Kinematic History of the Khlong Marui & Ranong Faults, Southern Thailand
Ian Watkinson, completed PhD project

The Khlong Marui Fault (KMF) and Ranong Fault (RF) are major NNE trending strike-slip structures which dissect Peninsular Thailand. They crop out for 220 km and 420 km respectively, appear to pass into the Andaman Sea to the west and the Gulf of Thailand to the east, and are assumed to be conjugate to the NW trending Three Pagodas Fault (TPF) and Mae Ping Fault (MPF) in northern Thailand. According to the lateral extrusion model, a diachronous reversal in shear sense on the NW trending faults correlates to northward movement of the Indian indenter during the India – Eurasia collision. It follows that the KMF and RF are expected to show the opposite shear sense and an inversion at the same time as the TPF.
SRTM DEM of the Khlong Marui and Ranong Faults

SRTM DEM of the Khlong Marui and Ranong Faults

Ian taking structural field measurements,  Southern Thailand

Ian taking structural field measurements,
Southern Thailand

Both faults are defined by elongate cores of metamorphic rocks with dextral shear fabrics, bound by brittle sinistral strands. Two phases of ductile dextral shear – D1 and D2 – are separated by Campanian inter-kinematic magmatism. Palaeocene to Eocene post-kinematic granites constrain the end of D2, while D3, the brittle sinistral phase, deforms these granites. Minor dextral deformation, D4, occurred at shallow levels, and obliquely truncates the older fabrics.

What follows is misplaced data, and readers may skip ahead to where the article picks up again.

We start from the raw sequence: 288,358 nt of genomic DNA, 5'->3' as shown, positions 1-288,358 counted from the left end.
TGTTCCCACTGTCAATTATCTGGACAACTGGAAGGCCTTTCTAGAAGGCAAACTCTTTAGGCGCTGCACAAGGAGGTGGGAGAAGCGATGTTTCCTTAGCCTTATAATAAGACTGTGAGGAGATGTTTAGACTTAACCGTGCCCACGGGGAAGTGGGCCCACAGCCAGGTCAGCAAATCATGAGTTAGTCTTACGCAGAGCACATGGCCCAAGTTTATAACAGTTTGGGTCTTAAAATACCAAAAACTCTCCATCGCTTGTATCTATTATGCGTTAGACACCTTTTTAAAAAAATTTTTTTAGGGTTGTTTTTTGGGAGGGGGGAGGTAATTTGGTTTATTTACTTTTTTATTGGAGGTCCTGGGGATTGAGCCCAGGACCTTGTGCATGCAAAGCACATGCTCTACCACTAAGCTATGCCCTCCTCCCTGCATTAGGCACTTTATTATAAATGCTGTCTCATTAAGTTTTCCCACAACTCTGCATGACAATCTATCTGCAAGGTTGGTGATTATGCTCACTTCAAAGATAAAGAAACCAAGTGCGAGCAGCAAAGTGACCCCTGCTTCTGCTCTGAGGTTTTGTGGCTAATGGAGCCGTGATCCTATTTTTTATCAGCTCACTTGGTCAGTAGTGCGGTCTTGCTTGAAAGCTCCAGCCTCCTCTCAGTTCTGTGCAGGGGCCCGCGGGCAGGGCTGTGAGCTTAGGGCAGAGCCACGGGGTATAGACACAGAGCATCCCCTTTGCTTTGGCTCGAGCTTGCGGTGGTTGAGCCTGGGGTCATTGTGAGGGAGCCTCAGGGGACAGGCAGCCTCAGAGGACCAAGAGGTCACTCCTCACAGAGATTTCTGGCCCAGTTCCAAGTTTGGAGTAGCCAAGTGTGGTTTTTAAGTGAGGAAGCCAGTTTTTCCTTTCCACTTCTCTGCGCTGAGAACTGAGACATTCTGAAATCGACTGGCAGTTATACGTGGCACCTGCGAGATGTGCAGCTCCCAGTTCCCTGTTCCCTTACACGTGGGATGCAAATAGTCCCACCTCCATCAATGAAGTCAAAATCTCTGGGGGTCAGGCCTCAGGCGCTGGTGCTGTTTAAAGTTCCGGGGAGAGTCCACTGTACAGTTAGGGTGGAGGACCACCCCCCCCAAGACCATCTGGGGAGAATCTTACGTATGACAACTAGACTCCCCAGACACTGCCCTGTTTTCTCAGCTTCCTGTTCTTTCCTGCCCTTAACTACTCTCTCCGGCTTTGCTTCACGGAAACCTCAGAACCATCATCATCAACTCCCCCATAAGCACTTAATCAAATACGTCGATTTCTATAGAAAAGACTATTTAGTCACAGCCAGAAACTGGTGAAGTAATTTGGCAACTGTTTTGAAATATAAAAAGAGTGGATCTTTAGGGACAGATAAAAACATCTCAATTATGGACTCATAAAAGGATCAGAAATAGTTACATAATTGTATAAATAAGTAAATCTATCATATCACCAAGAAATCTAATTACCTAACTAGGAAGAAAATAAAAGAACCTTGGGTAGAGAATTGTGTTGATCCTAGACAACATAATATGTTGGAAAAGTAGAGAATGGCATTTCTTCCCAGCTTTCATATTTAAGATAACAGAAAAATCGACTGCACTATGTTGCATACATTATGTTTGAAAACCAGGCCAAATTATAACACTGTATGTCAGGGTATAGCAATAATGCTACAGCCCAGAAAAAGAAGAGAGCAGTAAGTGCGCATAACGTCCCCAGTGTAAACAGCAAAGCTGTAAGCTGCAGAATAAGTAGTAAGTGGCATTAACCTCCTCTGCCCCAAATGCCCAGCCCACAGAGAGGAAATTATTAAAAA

A metamorphic core complex at the northern end of the RF lies near the southernmost strand of the TPF. Its geometry is consistent with E-W extension, associated with D3. Basins at the ends of the fault are also orientated so that they should open during D3. Both faults splay at their southern ends as they enter the Andaman Sea, and may die out entirely before they enter the Gulf of Thailand. It seems likely that the faults did not drive extension in the basins, but acted as accommodation structures. Syn-extension sedimentation on both sides of the peninsula occurred from Mid Eocene to the end of the Oligocene, during D3 and core complex unroofing. Basin inversion during the Miocene correlates to the onset of D4.

The D1/D2 to D3 inversion is consistent with the faults’ hypothesised role as antithetic branches of the TPF. However, the sinistral phase on the TPF has previously been interpreted to occur 25 Ma after the equivalent D1/D2 interpreted here. This Upper Cretaceous – Palaeocene deformation is well before Himalayan continental collision, and may instead to be linked to variations in subduction rate around Sundaland’s SW margin. The Eocene – Oligocene D3 phase is likely to represent reactivation of the D1/D2 fabrics at a shallower depth in response to locally driven basin extension.